Being The Beginning Sunday, January 23, 2011
1 The Exchange Sunday, January 30, 2011
2 bildende Kraft Saturday, February 5, 2011
3 Gossamer Wings Friday, February 11, 2011
4 Nemesis Saturday, February 19, 2011
5 Odd Shoes Friday, February 25, 2011
6 al-Rûh Friday, March 4, 2011
7 A Love Supreme Thursday, March 10, 2011
8 The Three-Cornered Light Thursday, March 24, 2011
9 Serendipity Tuesday, April 5, 2011
10 The Watchman Friday, April 15, 2011
11 The Upright Way Sunday, April 25, 2011
12 Angels Wednesday, May 4, 2011
13 The Cave of Montesinos Tuesday, May 10, 2011
14 Idols Tuesday, May 10, 2011
15 Nightingale Sunday, May 15, 2011
16 The Perfect Square Sunday, May 22, 2011
17 Haunting Thursday, May 26, 2011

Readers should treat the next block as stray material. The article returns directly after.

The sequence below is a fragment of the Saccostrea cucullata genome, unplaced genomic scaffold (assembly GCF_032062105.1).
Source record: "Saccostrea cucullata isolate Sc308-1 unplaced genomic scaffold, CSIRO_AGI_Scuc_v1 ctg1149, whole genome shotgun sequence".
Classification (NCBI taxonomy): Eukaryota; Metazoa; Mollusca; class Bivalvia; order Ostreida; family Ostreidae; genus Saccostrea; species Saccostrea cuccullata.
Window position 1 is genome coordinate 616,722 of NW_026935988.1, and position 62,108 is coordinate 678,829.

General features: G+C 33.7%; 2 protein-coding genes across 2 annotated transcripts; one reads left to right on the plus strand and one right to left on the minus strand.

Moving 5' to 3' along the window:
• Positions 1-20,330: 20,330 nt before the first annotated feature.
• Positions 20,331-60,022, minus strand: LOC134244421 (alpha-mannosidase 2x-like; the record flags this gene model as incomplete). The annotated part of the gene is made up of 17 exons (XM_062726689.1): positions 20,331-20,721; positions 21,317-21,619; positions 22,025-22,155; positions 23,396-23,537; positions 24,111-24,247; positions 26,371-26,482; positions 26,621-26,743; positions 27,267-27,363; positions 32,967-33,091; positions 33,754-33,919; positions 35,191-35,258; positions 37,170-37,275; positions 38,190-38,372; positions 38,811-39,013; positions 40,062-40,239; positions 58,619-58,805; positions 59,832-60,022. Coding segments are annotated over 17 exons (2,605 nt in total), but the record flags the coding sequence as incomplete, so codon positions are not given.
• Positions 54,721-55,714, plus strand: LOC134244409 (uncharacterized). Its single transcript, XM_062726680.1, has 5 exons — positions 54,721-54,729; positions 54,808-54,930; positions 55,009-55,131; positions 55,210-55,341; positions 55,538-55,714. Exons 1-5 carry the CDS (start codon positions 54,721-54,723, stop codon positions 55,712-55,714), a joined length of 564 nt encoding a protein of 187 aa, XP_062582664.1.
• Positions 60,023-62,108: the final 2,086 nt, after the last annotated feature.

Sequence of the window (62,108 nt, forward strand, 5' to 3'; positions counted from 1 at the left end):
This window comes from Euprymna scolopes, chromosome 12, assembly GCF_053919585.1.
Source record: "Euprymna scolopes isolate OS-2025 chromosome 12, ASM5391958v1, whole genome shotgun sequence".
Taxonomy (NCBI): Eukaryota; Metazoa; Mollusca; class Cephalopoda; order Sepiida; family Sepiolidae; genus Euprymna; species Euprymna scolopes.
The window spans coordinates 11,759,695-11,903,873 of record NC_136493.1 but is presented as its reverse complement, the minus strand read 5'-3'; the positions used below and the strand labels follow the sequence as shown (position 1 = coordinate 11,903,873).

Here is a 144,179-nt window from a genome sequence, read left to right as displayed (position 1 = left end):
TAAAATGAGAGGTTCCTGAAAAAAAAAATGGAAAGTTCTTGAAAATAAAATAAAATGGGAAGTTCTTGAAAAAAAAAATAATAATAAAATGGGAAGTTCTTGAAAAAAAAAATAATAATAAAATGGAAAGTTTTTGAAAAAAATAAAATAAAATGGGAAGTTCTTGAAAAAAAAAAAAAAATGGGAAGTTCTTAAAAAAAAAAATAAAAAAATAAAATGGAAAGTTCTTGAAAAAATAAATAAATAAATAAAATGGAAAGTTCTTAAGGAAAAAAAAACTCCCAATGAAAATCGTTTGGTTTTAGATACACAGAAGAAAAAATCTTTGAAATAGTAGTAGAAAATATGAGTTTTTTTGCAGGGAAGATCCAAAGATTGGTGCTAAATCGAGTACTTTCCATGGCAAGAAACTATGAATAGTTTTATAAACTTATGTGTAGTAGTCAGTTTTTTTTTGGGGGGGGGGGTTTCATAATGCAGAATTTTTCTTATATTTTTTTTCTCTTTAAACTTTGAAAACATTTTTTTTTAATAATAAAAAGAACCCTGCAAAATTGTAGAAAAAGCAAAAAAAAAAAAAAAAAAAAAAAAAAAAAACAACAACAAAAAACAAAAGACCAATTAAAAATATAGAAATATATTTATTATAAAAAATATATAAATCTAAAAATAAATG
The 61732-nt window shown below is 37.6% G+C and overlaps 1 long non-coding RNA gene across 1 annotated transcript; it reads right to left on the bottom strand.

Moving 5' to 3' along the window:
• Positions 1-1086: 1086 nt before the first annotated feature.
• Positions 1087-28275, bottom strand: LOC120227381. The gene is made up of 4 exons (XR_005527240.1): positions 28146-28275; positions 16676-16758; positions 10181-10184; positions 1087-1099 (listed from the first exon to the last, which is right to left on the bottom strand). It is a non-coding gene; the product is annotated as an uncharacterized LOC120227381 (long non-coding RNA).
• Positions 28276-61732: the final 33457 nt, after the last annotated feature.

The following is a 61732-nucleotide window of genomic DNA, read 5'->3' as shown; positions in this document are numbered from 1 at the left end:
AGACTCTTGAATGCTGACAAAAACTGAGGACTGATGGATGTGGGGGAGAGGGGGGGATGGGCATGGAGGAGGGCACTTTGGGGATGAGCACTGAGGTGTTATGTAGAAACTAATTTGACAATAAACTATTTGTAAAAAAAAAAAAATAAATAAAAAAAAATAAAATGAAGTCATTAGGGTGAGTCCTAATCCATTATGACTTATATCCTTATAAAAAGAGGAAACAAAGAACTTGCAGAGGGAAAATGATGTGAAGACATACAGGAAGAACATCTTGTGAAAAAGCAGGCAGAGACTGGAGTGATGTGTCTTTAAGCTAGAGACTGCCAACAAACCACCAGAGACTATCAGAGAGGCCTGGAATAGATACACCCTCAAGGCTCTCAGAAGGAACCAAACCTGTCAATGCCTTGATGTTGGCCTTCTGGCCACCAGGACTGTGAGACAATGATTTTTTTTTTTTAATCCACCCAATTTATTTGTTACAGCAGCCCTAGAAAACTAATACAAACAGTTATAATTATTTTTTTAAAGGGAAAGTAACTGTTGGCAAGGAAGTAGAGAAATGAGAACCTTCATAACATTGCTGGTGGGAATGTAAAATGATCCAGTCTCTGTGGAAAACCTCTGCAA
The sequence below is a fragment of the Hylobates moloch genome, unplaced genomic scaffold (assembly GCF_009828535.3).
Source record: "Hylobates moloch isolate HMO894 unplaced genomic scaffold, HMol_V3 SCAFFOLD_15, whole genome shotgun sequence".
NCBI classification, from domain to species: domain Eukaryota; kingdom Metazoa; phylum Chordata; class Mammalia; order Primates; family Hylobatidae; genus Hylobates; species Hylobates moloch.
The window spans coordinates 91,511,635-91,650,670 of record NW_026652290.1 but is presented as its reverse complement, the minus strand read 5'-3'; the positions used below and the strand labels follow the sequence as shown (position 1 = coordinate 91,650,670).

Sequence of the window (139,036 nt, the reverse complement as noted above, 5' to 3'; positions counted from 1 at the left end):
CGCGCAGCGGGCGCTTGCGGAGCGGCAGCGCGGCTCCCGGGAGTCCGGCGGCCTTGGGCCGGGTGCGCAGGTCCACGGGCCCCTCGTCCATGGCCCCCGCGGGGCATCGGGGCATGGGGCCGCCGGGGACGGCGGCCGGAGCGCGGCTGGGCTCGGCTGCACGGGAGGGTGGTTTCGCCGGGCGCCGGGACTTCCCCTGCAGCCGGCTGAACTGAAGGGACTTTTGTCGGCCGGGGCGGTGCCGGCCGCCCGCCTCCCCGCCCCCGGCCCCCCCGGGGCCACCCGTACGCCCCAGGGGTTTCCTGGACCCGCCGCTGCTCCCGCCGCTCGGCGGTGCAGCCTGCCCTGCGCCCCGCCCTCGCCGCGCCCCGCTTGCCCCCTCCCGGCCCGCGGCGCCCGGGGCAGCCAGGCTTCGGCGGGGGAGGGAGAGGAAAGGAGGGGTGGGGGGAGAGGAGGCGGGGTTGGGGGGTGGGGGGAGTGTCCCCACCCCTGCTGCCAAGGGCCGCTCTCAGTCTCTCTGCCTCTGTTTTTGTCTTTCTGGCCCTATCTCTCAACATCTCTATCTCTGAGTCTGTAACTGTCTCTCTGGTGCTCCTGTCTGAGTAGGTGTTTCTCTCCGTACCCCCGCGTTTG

18 The Uncontainable Wednesday, June 1, 2011
19 The Ear of Malchus Monday, June 6, 2011
20 Mauvais Pas Wednesday, June 15, 2011
21 Sinan Qua Non Saturday, June 25, 2011
22 Spirit-Level Sunday, July 10, 2011
27 The Vanishing Point
28 The Cat Walks
29 The Approximate Likeness of Being
Becalming Unscientific Postscript
“We had caught the word handed down through the ages with secret
laughter, that we ourselves are the inventors of the Game of Life.”
From the Upanishads
Jerome Flanagan and Cormac McMurragh arrived at the airport in good time to catch the 1.30pm flight to Copenhagen with an onward connection to Dublin. Ahead of them in the queue Rio and Jack Dawson stood together with Gerrit Flatley standing to one side. Flanagan thought that the former FBI man looked pale, and even at a distance sensed his agitation, as he held onto his shoulder bag tightly and cast furtive glances around the concourse. As if afraid that at the last moment someone might take the prize, Flanagan thought. ‘Either of them,’ he whispered.